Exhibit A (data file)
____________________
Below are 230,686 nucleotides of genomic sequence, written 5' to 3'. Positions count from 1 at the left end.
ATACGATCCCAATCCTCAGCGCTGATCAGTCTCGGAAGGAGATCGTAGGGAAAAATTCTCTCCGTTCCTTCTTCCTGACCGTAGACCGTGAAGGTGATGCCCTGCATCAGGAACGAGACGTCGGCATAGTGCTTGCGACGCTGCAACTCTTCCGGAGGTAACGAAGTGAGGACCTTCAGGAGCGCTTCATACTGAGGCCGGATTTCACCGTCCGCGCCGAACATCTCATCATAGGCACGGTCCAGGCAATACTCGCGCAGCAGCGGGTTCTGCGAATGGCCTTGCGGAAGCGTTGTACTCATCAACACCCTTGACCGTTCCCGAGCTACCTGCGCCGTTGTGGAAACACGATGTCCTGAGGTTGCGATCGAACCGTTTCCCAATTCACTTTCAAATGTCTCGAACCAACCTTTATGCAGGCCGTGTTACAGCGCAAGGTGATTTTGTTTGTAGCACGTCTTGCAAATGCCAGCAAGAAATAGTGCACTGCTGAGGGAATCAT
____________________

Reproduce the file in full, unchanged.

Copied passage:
Below are 230,686 nucleotides of genomic sequence, written 5' to 3'. Positions count from 1 at the left end.
ATACGATCCCAATCCTCAGCGCTGATCAGTCTCGGAAGGAGATCGTAGGGAAAAATTCTCTCCGTTCCTTCTTCCTGACCGTAGACCGTGAAGGTGATGCCCTGCATCAGGAACGAGACGTCGGCATAGTGCTTGCGACGCTGCAACTCTTCCGGAGGTAACGAAGTGAGGACCTTCAGGAGCGCTTCATACTGAGGCCGGATTTCACCGTCCGCGCCGAACATCTCATCATAGGCACGGTCCAGGCAATACTCGCGCAGCAGCGGGTTCTGCGAATGGCCTTGCGGAAGCGTTGTACTCATCAACACCCTTGACCGTTCCCGAGCTACCTGCGCCGTTGTGGAAACACGATGTCCTGAGGTTGCGATCGAACCGTTTCCCAATTCACTTTCAAATGTCTCGAACCAACCTTTATGCAGGCCGTGTTACAGCGCAAGGTGATTTTGTTTGTAGCACGTCTTGCAAATGCCAGCAAGAAATAGTGCACTGCTGAGGGAATCAT